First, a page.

Ohana, multi-family living, “boomerang children.” No matter what you call it, extended families living under one roof or on one property can be a cultural norm or a way to cope with the financial difficulties that many are facing. Many say it’s “Easier said than done.” They are correct. There are many issues to work out, and compromise is necessary. Stronger personalities and pride will make this even more difficult.
My husband and I are near experts on multi-family living as we lived in the same house as my mother and stepdad for three years. In fact, my husband, dog, business, and I lived in approximately 250 s.f. along with the use of the “guest” bathroom and community areas (laundry, kitchen).
During this time, we were relieved from the pressure of rent and utilities to help my husband to finish school and for us to pay down some debt. In exchange, my husband and I do a significant amount of cleaning, food shopping, and cooking on most nights. We managed to create a genuine symbiotic relationship. I don’t think my family would have ever gotten to know my husband if we hadn’t done this.
Four Tips to Make Living Together Easier
However, it was three long years of discovering and enforcing boundaries, finding additional patience when we were down to our last thread, and learning what real forgiveness means. The following made it easier:
1. Active Listening
Many times I found that I construed my own experience upon what is being told to me. There were times I felt unwelcome when the issue was truly a simple request; there were also times where a small thing was blown out of proportion to the extent that the environment became genuinely unpleasant.
Confirm what you are hearing is correct before you act on it.
2. Beware the Balance of Power
While my folks sincerely enjoyed having us there (so they say, at least) it was difficult to be under a roof that was not our own. We would’ve liked to be in a position to help more, but at least we did contribute our labor if not our dollars. It’s vitally important never to bring up the “help” that is being given in anger, as that can make one side feel like leaches instead of contributors.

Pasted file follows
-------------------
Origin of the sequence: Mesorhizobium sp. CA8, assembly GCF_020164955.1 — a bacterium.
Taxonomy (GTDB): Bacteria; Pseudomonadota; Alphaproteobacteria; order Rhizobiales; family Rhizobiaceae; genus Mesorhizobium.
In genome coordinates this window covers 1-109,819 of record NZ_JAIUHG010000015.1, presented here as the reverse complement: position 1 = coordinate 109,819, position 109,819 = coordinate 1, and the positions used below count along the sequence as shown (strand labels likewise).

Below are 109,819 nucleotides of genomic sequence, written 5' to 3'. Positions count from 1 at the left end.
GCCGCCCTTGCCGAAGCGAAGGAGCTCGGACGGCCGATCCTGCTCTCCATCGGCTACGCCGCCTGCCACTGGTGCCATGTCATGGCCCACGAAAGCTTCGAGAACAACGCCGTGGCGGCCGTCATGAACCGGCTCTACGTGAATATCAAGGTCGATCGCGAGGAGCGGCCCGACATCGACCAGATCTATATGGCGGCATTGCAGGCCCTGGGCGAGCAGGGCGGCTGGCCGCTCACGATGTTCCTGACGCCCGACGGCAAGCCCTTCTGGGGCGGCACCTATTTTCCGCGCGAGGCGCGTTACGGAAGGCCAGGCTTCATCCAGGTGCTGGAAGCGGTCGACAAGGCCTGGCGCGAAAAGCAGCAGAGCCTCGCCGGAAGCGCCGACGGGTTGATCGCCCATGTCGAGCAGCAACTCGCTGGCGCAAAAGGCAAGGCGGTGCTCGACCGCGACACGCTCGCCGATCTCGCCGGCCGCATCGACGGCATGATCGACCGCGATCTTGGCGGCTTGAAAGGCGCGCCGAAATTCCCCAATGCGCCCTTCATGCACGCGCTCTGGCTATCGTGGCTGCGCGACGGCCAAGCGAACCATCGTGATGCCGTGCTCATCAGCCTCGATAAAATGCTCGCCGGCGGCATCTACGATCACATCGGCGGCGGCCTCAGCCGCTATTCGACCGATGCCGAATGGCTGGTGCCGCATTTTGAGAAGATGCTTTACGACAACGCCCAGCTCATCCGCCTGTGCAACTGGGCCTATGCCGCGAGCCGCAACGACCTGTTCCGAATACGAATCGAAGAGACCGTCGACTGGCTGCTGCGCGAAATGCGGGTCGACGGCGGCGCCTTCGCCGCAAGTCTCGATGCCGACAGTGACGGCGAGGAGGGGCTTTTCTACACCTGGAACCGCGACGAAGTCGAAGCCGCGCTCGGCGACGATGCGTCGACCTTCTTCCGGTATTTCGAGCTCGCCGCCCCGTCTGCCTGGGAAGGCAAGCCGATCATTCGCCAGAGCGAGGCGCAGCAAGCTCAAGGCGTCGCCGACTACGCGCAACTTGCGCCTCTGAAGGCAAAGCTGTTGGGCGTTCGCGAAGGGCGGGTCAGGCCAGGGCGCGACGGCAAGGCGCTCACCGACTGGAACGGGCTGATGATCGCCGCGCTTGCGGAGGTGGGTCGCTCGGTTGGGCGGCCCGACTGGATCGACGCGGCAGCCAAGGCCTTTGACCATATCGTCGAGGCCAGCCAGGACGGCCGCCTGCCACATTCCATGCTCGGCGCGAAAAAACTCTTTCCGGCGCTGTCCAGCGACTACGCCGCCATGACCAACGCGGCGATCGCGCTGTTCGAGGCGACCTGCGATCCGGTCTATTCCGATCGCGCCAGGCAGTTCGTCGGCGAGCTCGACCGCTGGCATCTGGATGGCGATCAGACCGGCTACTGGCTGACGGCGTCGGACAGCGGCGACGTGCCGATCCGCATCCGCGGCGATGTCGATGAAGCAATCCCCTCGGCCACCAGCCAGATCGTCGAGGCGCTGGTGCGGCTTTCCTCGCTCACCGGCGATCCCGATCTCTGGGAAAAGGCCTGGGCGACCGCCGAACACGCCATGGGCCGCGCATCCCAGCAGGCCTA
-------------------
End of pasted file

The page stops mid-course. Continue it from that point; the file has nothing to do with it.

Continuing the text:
It’s vital to have mutual respect for all households, but also acknowledging everyone’s assistance with gratitude.
3. Don’t Be Cumbersome
The key to multiple families living under the same roof is recognizing that they are all individual households. They will each make decisions that you don’t agree with; they will work wonderfully together one day, and not so well the next. At one point we finally agreed to the following: “I will treat you every day as if you are a guest in my house, and you will do the same. This way, we always know we are looking out for the best interest of the other, we will allow each other privacy, and treat each other with care.” It’s easy to over-invest in a life that is not your own, especially if it is under your own roof, but no one likes to live in a soap opera.
4. Private Space
Just like not meddling in each other decisions, it is also vitally important to have your own private physical space. Having well-defined private space vs. shared space makes living together much more comfortable. Private space can be as simple as a room that is yours that no one will enter, or it could be a separate basement apartment or a guest house.
Tricia at Bloggingawaydebt introduced us to the concept of the tiny house, and I swear, there was a shed with a full foundation in our backyard and I thought about knocking it down and creating our own little place.
The benefits far outweighed the negatives for all of us. We had a supportive environment, and we worked together to build our respective businesses. I built a website for my stepdad’s business, and my mom made marketing calls for our wellness business. We took care of each other when we were sick, and there was always someone to pick up the ball if someone drops it.
On a side note, when my folks went on vacation, we realized how little of the house was actually used. If we hadn’t all lived together, about 800 s.f. (out of 1980) would never get used. How wasteful!
Alicia Black was the owner of Modern Tightwad where she wrote about graciously building wealth through thrift and putting the stereotypical notion of a “tightwad” on its tush. On her blog, she shared frugal tips and money management solutions with a tightwad twist.